This choice is super obvious and there’s probably very little I could write about here that hasn’t already been said. I love the lighthearted feel of the game and I love ridiculous fan art community that has sprung up around it. The incredible number of good design decisions hidden throughout the game are overwhelming at times. I can’t wait to finish this list so I can go back and play it more.
If the Oculus had been more widespread I’m absolutely certain this game would have been on many end-of-year lists. Sadly, I’m willing to be that they did not make their budget back on this. This is too bad, because it is an excellent Zelda-style dungeon crawler. VR makes the whole production feel alive and epic in a way that other games can’t replicate. The art and animation are stellar. The levels require spatial awareness and careful observation from the player, just like classic Zelda dungeons, before the series got too hand-holdy. And with the game’s stationary camera, it’s one of the few VR games that won’t give you motion sickness, so you can actually play it for more than 20 minutes at a time.
Final Fantasy XV
I loved the Final Fantasy series when I was a teenager, but lost interest after X. I never believed I could get into a JRPG ever again, but sure enough, it’s happening. XV weaves strong themes of friendship, camaraderie, and road trips directly into the game mechanics in a way that’s bold and honestly unprecedented. Every part of the game, down to the most minor detail, was built with great care and craftsmanship. I actually care about the characters and don’t mind the often clunky dialog one bit. Final Fantasy is relevant again.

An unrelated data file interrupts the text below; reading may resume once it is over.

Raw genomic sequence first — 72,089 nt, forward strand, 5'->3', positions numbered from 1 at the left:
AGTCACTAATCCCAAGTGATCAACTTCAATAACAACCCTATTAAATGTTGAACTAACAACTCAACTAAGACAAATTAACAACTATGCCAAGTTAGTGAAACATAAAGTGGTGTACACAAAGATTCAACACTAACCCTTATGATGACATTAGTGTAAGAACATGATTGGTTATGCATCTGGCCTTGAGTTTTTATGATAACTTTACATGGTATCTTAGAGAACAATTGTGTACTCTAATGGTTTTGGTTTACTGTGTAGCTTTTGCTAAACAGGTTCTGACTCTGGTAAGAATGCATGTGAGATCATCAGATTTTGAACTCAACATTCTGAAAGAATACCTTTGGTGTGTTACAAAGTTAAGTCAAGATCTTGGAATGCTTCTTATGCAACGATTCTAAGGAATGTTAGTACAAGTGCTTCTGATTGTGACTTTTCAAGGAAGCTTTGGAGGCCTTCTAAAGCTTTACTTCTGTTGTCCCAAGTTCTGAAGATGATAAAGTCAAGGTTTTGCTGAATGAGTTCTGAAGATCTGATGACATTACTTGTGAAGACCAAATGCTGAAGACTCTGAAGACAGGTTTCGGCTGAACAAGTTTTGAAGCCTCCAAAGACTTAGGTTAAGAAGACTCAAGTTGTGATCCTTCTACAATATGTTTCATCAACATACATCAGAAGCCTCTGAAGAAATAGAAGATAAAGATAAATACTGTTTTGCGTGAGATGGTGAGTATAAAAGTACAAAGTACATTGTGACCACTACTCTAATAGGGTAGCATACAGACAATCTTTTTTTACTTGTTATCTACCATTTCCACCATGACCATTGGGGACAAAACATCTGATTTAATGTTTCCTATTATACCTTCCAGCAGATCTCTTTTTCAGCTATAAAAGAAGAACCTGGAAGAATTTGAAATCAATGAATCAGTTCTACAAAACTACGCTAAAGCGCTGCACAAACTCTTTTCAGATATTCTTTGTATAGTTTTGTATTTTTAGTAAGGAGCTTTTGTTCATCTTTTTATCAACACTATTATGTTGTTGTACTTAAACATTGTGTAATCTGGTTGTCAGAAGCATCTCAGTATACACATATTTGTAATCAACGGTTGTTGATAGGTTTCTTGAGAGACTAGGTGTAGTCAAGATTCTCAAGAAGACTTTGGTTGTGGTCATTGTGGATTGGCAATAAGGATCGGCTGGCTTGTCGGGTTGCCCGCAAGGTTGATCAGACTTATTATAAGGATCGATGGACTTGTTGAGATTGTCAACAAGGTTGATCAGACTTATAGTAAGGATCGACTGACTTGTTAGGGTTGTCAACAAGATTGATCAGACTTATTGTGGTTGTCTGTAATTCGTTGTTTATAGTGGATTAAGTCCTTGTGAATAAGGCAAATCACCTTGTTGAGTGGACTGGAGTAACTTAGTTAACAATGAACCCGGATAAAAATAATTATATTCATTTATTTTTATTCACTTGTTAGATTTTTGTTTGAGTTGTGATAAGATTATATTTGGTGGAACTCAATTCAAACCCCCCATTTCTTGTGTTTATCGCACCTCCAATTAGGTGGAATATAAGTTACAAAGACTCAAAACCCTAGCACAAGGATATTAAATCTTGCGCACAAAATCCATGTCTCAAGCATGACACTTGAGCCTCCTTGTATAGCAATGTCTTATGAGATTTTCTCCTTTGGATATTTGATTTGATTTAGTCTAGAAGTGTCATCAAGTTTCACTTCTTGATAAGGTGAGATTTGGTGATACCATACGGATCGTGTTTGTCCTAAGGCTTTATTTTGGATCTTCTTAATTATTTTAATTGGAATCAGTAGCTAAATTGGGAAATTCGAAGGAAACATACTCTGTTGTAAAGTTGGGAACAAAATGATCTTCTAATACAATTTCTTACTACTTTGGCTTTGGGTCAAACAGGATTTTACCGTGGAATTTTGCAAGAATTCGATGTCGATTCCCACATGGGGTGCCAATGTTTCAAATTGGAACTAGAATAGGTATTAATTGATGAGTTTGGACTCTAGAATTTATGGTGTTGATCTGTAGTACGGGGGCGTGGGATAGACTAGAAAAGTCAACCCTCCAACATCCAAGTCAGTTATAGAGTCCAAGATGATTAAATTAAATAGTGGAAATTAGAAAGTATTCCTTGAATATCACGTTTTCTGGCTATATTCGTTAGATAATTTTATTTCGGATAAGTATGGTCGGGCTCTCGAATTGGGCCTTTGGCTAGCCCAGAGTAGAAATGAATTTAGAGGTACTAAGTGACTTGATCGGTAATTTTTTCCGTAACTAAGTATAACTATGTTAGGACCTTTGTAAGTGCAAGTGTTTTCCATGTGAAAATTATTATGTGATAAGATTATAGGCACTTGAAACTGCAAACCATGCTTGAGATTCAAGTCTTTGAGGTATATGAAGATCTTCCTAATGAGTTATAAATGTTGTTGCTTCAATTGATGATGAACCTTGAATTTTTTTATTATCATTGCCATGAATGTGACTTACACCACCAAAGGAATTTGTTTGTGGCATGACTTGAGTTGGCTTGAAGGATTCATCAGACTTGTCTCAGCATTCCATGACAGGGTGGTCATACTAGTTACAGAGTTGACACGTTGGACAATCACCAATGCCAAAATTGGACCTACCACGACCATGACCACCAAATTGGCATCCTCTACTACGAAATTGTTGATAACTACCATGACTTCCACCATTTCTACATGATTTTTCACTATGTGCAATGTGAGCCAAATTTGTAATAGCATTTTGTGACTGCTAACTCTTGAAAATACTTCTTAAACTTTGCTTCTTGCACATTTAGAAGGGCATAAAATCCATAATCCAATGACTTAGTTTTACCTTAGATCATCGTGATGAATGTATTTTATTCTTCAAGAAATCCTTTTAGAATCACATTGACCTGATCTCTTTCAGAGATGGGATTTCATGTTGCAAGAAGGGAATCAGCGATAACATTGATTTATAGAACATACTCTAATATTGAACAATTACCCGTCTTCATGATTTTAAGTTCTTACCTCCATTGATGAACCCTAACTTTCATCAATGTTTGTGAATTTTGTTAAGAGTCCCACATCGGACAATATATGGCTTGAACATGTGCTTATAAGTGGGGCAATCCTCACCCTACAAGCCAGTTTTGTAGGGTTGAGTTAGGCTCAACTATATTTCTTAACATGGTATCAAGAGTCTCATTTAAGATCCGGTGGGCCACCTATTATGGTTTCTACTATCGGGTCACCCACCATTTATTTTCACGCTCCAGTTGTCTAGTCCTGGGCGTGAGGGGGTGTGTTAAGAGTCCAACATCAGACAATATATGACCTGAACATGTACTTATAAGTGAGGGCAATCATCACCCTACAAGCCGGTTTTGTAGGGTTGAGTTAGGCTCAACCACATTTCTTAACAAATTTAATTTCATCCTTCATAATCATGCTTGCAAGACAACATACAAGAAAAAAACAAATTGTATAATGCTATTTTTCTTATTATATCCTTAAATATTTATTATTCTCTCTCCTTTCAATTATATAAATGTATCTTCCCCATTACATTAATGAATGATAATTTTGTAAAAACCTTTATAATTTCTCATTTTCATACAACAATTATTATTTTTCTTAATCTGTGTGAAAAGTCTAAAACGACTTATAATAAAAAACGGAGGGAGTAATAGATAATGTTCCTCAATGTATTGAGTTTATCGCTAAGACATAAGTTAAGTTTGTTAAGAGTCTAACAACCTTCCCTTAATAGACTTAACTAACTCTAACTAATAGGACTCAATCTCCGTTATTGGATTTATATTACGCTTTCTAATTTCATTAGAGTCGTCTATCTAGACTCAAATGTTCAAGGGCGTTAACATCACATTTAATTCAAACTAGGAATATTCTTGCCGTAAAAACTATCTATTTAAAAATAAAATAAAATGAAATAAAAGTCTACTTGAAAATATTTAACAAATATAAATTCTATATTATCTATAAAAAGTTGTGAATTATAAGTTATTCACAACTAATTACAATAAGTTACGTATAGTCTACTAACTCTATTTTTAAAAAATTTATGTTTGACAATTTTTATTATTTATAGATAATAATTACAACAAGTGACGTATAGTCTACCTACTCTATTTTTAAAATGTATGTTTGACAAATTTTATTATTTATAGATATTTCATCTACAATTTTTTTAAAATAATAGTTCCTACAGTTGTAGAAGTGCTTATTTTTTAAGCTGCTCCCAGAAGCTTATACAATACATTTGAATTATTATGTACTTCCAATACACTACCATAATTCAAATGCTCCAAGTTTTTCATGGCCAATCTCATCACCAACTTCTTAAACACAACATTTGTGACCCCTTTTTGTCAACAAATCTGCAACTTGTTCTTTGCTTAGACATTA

You didn’t think I could get through this list without a roguelike, did you? You pilot drones through derelict spaceships, searching for resources, hoping the whole time that your careful preparations and meticulous planning will let you slip by unnoticed by the horrible things occupying each ship. One of the best examples of incredible atmosphere and verisimilitude, all in a super low-budget game. A great, creepy, tense experience.
Dying Light: The Following
This DLC for my favorite game last year is so huge that it might as well be a whole new game.The drastic change in setting and new mechanics really do make the game feel fresh. The car is actually fun to drive, and speeding away from Volatiles at night is uniquely terrifying. Forcing the player to go out at night to sneak into a Volatile nest is a brilliant design choice.
I CAN’T GET THE MUSIC OUT OF MY HEAD. GOTY.
A wonderfully designed frantic co-op experience. We need more games like this. Even your non-game-playing friends will enjoy this, I promise. Get it and four controllers for your next get-together. It will go over well.
Another game that I can’t really say much about that hasn’t already been said. A fantastic return to form for the now largely unrecognizable id Software. Large, sprawling levels are a high point. Probably my favorite soundtrack of the year. Just get it.
No Man’s Sky
If this was released quietly, without Sony’s relentless hype, it would’ve been remembered as 2016’s most underrated game. Playing it feels like being inside a concept album: a relentlessly curated, laser focused experience, surreal and dreamy. The art and music are the game’s greatest assets.
I really don’t want to say anything about this game. It’s better if you don’t know anything about it when you go in. It’s ridiculously cheap. Just get it and play it with some friends.
Games I played this year that came out in previous years
Wow is this game wonderful. Feels like a proper follow-up to Dark Souls. Mechanics tuned to perfection. Accidentally stumbling into huge new areas is still an amazing experience.
Metal Gear Solid 2
I’m only 15 years late. It still holds up pretty well!
Games of 2016 that I didn’t really get around to but look cool
The Flame in the Flood
A roguelike about traveling the American south? By former BioShock devs? I’m sold.
I’ve only played the first few missions, but I already love the game. Totally absorbing, with many opportunities for creative problem solving, which is my favorite kind of gameplay.
The original Titanfall was my favorite game of 2014, but I’ve been so into Overwatch this year that I just didn’t have room for another multiplayer shooter. These are the kind of problems you want.